(Un)common Sense by James Veloso
(Un)Common Sense

Guilt-tripping for insurance

Mar 31, 2023, 12:17 AM
James Veloso

James Veloso


I’m sure you all had that one friend who’s become an insurance agent (or, as they would sometimes call them, financial advisors) and would bombard your social media feed with posts about why you should get insurance.

Insurance, I have to agree, is one of the best financial defenses one can have in these troubling economic times. Getting insurance is one way we can retire without having to rely on our relatives for financial assistance, work beyond retirement age, or worse, use our own children as a kind of “gatasan” – a toxic Filipino trait millennials are now trying to get out of.

But in the past weeks, I’ve noticed that some of these so-called “financial advisors” have become like multi-level marketing (MLM) agents who just can’t stop talking about their product.

Like, their Facebook pages have become so full of promos of their insurance products that you sometimes wonder if they even have their own social or personal lives. (Oh yes, they have personal lives, but they would sometimes try to connect their own personal experiences with the need for getting insurance to laughable levels.)

And lately, some netizens have noticed that a few insurance agents are now resorting to “dirty” tactics, such as gaslighting and guilt-tripping, to get you to buy insurance policies.

Here’s an example: they would say things like, “Sige, hindi ka kumuha ng insurance ngayon, tapos magsisisi ka sa bandang huli.” Or, “Sinasabi mong priority mo ngayon gastusin ng ang pamilya mo kaya hindi ka makakuha ng insurance, pero sa huli, makikita mong para rin ito sa pamilya mo.”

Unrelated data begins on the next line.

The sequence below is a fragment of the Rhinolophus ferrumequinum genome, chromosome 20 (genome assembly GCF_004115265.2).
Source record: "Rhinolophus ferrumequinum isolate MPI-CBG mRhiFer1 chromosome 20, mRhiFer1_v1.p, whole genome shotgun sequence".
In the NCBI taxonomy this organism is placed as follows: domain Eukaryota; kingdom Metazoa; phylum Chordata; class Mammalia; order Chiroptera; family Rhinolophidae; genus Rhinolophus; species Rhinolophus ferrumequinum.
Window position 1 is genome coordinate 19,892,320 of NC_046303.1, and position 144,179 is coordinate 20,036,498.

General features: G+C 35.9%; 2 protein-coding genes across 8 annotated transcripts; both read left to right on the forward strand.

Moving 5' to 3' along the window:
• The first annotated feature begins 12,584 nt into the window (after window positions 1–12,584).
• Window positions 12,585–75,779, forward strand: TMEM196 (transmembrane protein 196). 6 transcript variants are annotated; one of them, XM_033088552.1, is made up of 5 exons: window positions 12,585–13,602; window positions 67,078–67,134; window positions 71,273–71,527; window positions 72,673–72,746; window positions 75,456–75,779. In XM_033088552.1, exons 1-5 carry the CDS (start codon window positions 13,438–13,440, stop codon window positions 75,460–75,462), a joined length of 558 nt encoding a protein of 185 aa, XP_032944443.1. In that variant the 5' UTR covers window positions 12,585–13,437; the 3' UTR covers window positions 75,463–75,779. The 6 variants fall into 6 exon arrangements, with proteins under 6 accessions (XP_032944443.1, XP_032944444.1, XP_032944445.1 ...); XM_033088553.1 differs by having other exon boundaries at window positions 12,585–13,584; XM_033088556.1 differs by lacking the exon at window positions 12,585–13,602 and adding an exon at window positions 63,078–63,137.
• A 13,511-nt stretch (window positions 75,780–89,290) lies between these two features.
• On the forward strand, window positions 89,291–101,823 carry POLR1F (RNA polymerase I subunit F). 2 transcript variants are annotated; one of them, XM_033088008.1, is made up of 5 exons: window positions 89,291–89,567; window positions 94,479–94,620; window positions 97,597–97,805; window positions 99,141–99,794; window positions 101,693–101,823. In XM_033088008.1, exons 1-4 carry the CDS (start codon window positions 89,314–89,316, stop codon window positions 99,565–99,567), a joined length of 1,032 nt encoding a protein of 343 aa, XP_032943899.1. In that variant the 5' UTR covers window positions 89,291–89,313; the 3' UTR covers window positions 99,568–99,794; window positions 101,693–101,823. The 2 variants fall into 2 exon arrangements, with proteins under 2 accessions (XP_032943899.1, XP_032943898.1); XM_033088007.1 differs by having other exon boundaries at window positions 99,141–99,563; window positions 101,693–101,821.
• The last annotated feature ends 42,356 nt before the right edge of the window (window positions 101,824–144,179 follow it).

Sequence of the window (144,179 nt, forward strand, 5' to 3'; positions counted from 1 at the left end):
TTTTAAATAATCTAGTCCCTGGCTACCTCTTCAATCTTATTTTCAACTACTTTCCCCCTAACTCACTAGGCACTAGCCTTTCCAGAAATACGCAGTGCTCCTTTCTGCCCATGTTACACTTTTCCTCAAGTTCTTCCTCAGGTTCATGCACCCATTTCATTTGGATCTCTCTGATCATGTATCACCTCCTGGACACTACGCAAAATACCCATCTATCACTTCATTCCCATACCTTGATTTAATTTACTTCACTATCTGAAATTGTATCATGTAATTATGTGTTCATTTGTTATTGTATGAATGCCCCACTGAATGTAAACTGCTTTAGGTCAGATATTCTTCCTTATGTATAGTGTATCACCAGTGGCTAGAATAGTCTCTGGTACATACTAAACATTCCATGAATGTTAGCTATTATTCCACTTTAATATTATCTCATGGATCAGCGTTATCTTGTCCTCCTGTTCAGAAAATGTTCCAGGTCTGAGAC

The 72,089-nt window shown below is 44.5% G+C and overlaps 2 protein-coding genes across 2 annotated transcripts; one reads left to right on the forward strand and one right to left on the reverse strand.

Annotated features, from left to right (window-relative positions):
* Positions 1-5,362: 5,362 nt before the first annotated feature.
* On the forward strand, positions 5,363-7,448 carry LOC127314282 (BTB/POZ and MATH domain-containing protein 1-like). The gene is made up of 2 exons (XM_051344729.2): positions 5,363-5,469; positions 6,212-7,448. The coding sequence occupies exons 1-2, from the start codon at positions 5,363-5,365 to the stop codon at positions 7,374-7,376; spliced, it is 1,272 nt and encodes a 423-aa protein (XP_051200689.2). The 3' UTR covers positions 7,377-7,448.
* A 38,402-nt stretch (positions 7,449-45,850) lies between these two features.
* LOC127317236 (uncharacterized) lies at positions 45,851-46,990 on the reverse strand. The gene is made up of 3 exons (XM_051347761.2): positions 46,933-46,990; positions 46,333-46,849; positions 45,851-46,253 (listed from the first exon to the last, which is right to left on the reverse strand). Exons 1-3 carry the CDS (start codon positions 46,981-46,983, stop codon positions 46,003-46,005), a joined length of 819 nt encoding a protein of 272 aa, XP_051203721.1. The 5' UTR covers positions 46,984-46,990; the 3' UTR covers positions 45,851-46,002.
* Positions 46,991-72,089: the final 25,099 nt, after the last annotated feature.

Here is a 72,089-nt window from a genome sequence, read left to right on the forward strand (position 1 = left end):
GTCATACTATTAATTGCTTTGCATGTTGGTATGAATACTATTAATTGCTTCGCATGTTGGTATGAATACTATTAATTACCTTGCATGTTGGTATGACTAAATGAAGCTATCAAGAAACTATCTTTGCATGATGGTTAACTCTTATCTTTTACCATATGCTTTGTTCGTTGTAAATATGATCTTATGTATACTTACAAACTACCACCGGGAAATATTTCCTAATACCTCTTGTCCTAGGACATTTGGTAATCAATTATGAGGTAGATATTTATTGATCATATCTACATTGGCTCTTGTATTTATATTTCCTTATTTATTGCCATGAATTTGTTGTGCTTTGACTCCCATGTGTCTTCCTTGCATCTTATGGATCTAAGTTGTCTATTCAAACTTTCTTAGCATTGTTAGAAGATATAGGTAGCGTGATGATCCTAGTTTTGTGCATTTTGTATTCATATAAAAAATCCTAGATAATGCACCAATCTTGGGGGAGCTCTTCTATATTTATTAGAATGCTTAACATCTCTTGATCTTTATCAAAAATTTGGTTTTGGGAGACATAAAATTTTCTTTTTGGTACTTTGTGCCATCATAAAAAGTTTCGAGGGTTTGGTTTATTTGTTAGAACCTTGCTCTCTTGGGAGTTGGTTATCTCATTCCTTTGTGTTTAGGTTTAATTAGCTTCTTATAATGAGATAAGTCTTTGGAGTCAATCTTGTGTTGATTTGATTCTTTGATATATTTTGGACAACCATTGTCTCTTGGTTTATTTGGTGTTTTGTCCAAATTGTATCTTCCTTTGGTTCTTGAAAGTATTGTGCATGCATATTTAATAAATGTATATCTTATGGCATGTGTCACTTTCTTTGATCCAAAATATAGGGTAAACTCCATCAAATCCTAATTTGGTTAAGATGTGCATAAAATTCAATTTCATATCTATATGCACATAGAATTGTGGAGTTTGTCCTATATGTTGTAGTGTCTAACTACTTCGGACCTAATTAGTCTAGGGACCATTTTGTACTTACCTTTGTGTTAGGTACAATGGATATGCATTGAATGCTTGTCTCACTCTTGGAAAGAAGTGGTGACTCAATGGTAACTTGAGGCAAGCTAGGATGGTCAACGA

I’m not saying that all insurance agents behave like this, but people who go to such lengths as guilt-tripping are damaging the profession – and are actually making people shun insurance as a whole.

Let’s face it: in these economic times, just getting through our daily lives is already a big win. As much as I understand the value of insurance, I wish these so-called “financial advisors” would understand that for some people, every centavo they earn may mean life or death for them and their families. To me, saying things like “Dapat i-prioritize mo rin ang pagkuha ng insurance para sa pamilya mo,” is tantamount to saying, “Huwag mo na silang pakainin para makabayad ka ng premiums.”

Here's something insurance agents should consider: if you are really concerned for the future of your client, why not offer them insurance that they could afford at their current economic situation? Heck, I remember this program of the Social Security System (SSS) called “AlkanSSSya,” where members-- minimum wage earners and self-employed people-- could contribute to the SSS as low as P11 per day. Other companies, such as Globe, now offer medical insurance for as low as P30 a day. I’ve yet to see any insurance agent offer insurance for THAT low.

Which makes me think that some insurance agents are really after the large commissions that they get for every transaction and are not concerned about their clients’ welfare in the first place. For me, the real reason that you should offer insurance is because you’re concerned about your client, not with your pocket.

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